workers. we want to require application of the project to public works or improvement contracts estimated to cost more than $350 thousand. that will be the threshold for contracts that would fit under this new legislation. to each contractor and subcontractor who performs more than $100,000 of project work on such projects it applies. for subcontractors, a lower threshold. reciprocity for project outside of the city. with prior application of the policy to city projects constructed outside of the city with percentage requirements proportional to city investment in the project. we have to look of what is happening in other cities to see if we can work out agreements across other cities so we can have workers back and forth across the region, to ensure we are working in concert with other policies that exist in the bay area. projects using state or federal funds -- this is an issue which
could come up around the doyle drive project, where we have federal money. that would be carved out. it would not be counted toward our local hiring goals. it would be local funds that are eligible for local hiring. one of the issues around this legislation is that there are out of state workers that are still able to work on local construction projects because the constitution of the united states allows for the inflow of interstate commerce. to put up a block of anyone working from out of the state would be against the constitution. this legislation would assure that we would count out of state workers who are working our local construction projects. we would create incentives, non- financial incentives, for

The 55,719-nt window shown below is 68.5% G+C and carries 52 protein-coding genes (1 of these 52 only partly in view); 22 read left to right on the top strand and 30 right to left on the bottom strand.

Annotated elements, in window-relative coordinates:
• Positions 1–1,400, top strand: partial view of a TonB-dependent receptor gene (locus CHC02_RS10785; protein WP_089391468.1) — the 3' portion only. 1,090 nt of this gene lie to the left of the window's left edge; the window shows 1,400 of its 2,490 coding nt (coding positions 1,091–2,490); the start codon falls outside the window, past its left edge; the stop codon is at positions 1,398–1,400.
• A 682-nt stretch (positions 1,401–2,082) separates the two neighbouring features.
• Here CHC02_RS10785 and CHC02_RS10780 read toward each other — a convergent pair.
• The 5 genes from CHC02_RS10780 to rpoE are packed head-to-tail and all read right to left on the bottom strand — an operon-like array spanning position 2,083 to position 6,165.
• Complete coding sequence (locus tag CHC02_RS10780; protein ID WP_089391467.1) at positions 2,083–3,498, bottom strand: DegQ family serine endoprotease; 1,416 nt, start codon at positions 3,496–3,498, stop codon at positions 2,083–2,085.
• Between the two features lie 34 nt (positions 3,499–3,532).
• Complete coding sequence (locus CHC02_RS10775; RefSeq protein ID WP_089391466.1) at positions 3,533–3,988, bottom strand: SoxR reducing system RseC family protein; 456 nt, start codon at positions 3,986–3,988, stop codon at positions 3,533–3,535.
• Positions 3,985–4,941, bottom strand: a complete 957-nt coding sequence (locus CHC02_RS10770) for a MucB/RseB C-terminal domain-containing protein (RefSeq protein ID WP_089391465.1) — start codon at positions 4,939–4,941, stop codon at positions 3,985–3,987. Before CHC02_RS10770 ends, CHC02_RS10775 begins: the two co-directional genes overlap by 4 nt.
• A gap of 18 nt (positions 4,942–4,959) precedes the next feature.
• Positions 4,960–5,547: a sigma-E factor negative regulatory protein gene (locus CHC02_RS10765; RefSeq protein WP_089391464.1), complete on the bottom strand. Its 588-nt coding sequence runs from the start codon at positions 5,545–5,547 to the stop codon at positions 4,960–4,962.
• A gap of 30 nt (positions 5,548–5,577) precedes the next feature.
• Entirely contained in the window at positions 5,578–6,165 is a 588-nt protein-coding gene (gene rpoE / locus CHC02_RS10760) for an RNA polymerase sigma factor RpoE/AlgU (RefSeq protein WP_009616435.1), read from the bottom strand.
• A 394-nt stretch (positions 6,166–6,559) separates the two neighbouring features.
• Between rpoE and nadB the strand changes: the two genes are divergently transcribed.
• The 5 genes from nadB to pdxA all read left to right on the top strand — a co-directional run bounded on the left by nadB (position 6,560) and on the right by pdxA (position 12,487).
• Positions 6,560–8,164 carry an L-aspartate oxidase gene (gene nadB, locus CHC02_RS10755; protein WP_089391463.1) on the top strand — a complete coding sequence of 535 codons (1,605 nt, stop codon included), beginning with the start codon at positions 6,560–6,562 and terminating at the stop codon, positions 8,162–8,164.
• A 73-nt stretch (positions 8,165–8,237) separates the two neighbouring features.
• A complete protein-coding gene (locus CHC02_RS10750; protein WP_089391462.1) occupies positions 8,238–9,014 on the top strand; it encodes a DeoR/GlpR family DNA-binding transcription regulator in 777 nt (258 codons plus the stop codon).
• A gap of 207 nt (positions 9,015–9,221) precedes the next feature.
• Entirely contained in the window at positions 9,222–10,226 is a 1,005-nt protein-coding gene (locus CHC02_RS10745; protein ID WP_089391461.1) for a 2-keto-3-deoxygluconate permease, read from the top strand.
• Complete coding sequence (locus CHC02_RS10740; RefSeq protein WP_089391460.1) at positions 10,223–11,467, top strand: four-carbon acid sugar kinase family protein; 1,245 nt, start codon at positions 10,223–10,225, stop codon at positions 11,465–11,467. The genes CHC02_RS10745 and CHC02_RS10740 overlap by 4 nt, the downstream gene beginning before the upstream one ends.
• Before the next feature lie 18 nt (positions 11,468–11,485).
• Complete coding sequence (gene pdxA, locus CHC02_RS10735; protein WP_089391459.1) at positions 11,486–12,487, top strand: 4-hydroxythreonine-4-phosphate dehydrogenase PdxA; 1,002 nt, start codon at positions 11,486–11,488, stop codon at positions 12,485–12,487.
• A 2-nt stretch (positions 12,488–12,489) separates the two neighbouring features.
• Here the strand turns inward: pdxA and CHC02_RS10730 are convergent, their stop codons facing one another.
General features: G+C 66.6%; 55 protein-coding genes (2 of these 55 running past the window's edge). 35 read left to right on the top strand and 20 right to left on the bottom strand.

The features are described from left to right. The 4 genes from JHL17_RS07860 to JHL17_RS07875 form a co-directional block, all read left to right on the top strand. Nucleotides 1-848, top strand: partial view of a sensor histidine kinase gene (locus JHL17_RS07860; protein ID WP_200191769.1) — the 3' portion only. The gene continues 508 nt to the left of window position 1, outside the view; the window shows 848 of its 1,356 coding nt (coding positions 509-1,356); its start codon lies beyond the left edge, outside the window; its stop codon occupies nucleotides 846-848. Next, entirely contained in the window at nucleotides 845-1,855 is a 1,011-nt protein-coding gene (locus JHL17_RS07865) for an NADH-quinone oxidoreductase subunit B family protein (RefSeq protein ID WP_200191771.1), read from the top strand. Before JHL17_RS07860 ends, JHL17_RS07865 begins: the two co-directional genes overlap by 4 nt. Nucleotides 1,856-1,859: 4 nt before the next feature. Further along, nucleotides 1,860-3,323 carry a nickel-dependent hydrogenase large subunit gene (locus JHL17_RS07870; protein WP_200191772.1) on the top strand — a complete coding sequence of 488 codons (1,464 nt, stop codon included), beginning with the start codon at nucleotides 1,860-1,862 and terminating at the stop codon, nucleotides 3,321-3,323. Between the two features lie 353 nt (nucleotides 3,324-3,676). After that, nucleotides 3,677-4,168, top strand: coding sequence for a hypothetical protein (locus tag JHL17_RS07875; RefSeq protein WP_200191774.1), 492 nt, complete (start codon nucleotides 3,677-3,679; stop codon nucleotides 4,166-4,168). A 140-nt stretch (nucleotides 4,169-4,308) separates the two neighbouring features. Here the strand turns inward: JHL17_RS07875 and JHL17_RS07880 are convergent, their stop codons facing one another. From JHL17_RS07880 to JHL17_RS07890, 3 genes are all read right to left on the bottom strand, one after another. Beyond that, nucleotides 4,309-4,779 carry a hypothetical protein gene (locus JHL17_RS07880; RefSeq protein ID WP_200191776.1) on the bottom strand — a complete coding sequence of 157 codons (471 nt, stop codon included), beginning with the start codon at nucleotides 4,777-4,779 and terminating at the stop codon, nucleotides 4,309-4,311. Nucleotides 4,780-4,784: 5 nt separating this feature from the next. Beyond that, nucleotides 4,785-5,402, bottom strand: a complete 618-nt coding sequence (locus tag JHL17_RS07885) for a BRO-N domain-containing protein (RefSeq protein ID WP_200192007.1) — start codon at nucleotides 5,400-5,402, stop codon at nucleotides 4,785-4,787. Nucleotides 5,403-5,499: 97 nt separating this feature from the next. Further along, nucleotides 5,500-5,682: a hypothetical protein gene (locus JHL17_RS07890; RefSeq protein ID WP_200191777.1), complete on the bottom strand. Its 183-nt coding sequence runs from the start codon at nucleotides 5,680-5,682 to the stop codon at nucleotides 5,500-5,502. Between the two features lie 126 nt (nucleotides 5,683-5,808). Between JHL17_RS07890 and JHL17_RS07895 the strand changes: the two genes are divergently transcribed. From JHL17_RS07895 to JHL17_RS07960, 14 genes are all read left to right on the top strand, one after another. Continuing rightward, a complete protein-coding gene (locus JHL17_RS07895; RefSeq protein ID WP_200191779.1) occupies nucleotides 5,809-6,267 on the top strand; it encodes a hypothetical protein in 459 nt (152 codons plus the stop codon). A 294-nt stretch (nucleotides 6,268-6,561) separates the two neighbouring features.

contractors and subcontractors to receive local hiring incentives, to ensure there will get a benefit from reaching the goals. we will make sure we have resources to meet the requirement. will require referral services identified by the office of economic and work force development if a pre-existing method of hiring does not allow a contractor to meet the local requirements. we want to assess the qualification of workers and clarify this does not harm the capacity to assess potential local hires. contractors would still have that ability. work-force development -- we want to make sure with this legislation that we authorize the office of economic workforce development to engage community- based partners in the work force development system to assist in compliance and recruitment. we know that if we are not
making investments in our local work force development programs that we are not going to be successful. we will make sure we are in powering the office of economic and work-force development to do that work. it would have penalties for contractors that are not meeting the floor. the penalties could be -- they could be ducking them hours on german level for not meeting where their hours are short -- they could be ducking them hours on journeyman level for not meeting where their hours are short. they could hire an apprentice, does not incurring a penalty. for penalty funds that come in, they would be distributed into compliance programs as well as work force development programs. monitoring -- the office of economic and work-force development would be the entity